The idea for a smarter academic year came from The Young Academy, a group of young researchers affiliated with the Royal Netherlands Academy of Arts and Sciences (KNAW). The Dutch academic calendar is nine weeks longer than in other European countries, The Young Academy wrote in a report. Minister of Education Robbert Dijkgraaf agreed that the academic year could be organised more efficiently, and the workload could also be reduced. He made €13 million available over the next four years for experiments to reduce the number of teaching weeks “in a responsible way”.
Of that amount, €900,000 will go to WUR, one of the 15 educational institutions taking part in the pilot. According to Dijkgraaf, the strong interest in the pilot indicates how much students, lecturers and researchers need more breathing space. “Students are weighed down by overfull study weeks, lecturers experience a lot of work pressure, and researchers do not get enough time for research. We really need to improve this situation.”
Wageningen will work on three topics, says policy officer Jetske ten Caat. “The first fits very clearly within the objective of creating more breathing space in the academic year: the modified resit policy.” That policy and the related new academic calendar will take effect from September and will ensure a longer summer break. Ten Caat: “This plan is not new, but with the extra money from the ministry, we can properly monitor this policy and see where there is still room for improvement.” Incidentally, Ten Caat thinks the word ‘pilot’ is not quite correct. “We don’t want to create the impression that the new resit policy is just a pilot.”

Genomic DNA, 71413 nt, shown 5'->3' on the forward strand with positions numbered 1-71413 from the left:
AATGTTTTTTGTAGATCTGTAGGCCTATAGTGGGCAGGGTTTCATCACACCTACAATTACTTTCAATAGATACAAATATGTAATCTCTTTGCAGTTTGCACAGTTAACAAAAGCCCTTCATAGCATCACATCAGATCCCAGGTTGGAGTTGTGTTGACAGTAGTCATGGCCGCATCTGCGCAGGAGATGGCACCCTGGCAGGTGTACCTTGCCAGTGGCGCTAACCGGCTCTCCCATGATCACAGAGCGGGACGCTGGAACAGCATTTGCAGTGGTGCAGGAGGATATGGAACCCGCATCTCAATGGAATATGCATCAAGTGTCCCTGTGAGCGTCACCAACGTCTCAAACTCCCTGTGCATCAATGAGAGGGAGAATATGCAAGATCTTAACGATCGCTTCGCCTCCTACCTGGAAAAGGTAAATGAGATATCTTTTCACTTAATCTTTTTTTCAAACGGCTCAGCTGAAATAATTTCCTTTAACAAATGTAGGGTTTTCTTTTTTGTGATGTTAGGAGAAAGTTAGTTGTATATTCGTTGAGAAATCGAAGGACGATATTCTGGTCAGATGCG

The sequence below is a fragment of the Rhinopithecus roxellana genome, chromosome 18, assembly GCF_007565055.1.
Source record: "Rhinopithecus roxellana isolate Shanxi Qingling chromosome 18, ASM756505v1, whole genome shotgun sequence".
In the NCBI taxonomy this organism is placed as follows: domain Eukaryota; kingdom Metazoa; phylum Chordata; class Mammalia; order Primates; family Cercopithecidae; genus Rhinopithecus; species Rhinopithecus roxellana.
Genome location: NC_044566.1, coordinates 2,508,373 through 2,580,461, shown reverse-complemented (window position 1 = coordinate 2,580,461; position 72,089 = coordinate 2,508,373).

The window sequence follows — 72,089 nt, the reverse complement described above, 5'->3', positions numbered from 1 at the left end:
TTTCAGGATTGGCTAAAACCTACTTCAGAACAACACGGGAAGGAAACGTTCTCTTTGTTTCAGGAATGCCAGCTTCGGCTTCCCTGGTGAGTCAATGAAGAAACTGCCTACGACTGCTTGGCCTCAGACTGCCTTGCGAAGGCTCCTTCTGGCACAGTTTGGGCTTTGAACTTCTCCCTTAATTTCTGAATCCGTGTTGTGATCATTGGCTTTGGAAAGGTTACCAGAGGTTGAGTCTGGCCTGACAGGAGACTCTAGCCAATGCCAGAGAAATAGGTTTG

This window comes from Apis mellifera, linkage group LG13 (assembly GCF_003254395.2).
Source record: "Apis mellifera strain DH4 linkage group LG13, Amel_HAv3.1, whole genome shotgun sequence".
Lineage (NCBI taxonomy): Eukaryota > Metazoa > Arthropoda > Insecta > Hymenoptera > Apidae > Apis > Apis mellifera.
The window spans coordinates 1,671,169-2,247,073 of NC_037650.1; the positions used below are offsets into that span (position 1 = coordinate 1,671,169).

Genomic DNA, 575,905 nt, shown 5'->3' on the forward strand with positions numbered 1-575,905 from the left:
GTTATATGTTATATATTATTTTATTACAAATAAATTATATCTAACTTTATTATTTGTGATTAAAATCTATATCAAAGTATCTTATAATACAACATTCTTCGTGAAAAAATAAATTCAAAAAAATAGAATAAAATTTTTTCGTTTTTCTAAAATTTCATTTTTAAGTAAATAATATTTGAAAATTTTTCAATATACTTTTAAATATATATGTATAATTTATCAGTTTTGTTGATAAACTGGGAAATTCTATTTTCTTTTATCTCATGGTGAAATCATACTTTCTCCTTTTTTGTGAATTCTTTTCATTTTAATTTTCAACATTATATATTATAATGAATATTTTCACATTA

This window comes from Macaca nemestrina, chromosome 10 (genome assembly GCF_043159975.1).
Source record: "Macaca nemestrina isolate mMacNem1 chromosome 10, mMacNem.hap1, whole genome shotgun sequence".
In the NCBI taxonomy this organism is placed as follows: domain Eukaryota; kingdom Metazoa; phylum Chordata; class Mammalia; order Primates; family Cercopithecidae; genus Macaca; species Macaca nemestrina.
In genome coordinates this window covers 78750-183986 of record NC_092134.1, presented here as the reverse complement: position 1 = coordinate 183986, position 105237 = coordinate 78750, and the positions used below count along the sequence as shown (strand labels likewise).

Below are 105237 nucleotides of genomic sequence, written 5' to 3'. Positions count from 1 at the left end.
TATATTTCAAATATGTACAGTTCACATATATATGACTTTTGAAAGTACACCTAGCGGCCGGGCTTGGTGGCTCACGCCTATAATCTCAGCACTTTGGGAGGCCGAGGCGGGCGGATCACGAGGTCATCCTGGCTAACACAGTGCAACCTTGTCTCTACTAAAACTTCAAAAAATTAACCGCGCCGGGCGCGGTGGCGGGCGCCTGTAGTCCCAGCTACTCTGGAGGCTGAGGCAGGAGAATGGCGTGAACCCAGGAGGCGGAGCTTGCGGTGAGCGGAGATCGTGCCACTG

The second topic revolves around digital testing. “In a broad sense, so including, for example, the exam review”, says Ten Caat. “We will explore whether we can make this more flexible, so that the students and the lecturers do not have to be in the same room at the same time. This allows us to create space for both students and lecturers. We will work out how to then deal with aspects like security and communication.”
Another topic that will be given more attention is the further development of ‘item banks’. Item banks are large collections of exam questions per course. “At the start of a course, you have to compile such an item bank, but once it’s there, lecturers can create new exams much faster”, says Ten Caat. “You decide that you want this number of questions on this topic, and this number of questions on that topic, then you press a button and an exam rolls out.”
With respect to the third topic, the Bachelor’s programmes in Forest and Nature Management and Plant Sciences will look at the current overlap in their curriculum, says Ten Caat. “How do the respective courses fit together, and can these study programmes make their teaching more efficient for students and lecturers? The idea is that these two study programmes will start with this process of alignment, and other study programmes will follow suit later.”
The pilot will run for four years. Lecturers and students will be closely involved in the pilots’ evaluation, says Ten Caat. “We will monitor everything closely, and consult with other universities several times a year to learn from each other’s experiences.”